Eddie and I have both been collecting onion skins for a while for dyeing purposes, and my mother added to our collection. We separated our bounty in three groups, one with only yellow skins, one with only red skins, and one with yellow onion and garlic skins (at some point Eddie was keeping both and it was a bit too complicated to separate those). We therefore did three main baths first, all using the same technique. Although onion skins do not require mordanting, in each of the dye pot we used one skein of alum mordanted yarn, one skein which had been heuchera mordanted and one unmordanted one (or in most of them anyway).
Eddie first put the onion skins in a pair of old tights so as to make them easier to take in and out of baths. Think teabag technique, we also did that with our dye pack, cutting up the tights to create small bags. For the onions, though, we had enough to fill the whole of the tights. We put those in plenty of water and brought them to the boil, left them simmering for about half an hour, as it seemed to yield enough color. Taking the pan off the hob, we then let it cool down with the onion tights still in. I’m saying we… but really Eddie did most of the work on those, as I was dealing with the black beans…
Once it had cooled down we lifted the tights off the pan and squeezed the water out of it, leaving the pot ready to dye with. Since we were trying different dye solutions at the same time, we put our pre-mordanted and pre-soaked skeins in jars, covered them in dye solution and set it to simmer for about half an hour. The skeins were then taken out, rinsed, and dried.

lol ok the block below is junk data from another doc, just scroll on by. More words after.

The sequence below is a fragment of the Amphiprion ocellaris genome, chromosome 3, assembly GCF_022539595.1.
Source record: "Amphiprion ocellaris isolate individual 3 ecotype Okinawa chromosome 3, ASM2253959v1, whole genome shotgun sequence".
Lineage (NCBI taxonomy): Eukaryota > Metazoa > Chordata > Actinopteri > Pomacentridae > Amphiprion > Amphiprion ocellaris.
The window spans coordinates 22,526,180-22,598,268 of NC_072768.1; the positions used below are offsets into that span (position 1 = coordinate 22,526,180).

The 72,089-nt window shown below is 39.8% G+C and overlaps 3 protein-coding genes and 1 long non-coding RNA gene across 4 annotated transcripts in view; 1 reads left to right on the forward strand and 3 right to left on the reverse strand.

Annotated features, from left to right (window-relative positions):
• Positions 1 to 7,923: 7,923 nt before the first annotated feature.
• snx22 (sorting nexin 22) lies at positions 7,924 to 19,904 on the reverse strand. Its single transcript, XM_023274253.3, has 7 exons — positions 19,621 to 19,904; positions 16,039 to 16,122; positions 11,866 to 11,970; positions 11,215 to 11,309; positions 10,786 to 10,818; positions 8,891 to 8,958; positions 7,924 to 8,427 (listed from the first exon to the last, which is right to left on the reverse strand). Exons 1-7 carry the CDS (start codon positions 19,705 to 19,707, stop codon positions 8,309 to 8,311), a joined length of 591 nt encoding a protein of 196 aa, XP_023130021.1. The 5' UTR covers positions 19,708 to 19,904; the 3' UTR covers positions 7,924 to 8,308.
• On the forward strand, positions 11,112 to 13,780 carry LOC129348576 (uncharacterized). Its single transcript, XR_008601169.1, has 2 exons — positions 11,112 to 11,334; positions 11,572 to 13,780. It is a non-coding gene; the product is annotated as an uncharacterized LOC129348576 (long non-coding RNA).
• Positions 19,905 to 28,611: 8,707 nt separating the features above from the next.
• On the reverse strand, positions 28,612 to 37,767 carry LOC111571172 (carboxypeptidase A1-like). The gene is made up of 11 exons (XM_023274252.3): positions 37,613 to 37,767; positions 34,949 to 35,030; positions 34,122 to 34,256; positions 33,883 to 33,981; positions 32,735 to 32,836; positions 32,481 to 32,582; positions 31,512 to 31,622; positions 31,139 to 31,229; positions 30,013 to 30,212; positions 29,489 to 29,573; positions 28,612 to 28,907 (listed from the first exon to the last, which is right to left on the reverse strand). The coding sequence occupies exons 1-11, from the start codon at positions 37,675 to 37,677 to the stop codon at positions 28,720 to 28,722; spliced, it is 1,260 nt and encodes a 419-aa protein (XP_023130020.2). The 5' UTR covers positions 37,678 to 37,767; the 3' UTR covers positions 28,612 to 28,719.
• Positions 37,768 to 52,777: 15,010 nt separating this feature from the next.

Separating the skeins into jars is not necessary, and if you have only one batch of onion skins you are using, they could certainly be thrown in the dye solution in the pot which was used to make it. Separating the skein into jars can be an interesting alternative if you want to try only very small amounts of yarn and several types of dye solution and save on time and energy by heating the dyeing pot only once for dyeing the samples. The only problem is making sure you can recognise which jars were which dye solution. To do this, we used elastic bands of different colours around our jars, and wrote down what each of the colours meant.
We got quite a range of colours:
- Yellow Onion skins on alum mordanted wool
- Yellow Onion skins on heuchera mordanted wool
- Yellow Onion skins and garlic skins on unmordanted wool
- Yellow Onion skins and garlic skins on alum mordanted wool
- Red Onion skins on unmordanted wool
- Red Onion skins on alum mordanted wool
- Red Onion skins on heuchera mordanted wool
As for the rest of our dyeing experiments from that week, you can see more pictures in the flickr group
We were quite amazed especially at the variations in the red onion skins depending on the mordant, that’s quite a colour range from a single dye solution.
And in the next episode, our heroins will be dyeing with black beans… Blues ahoy!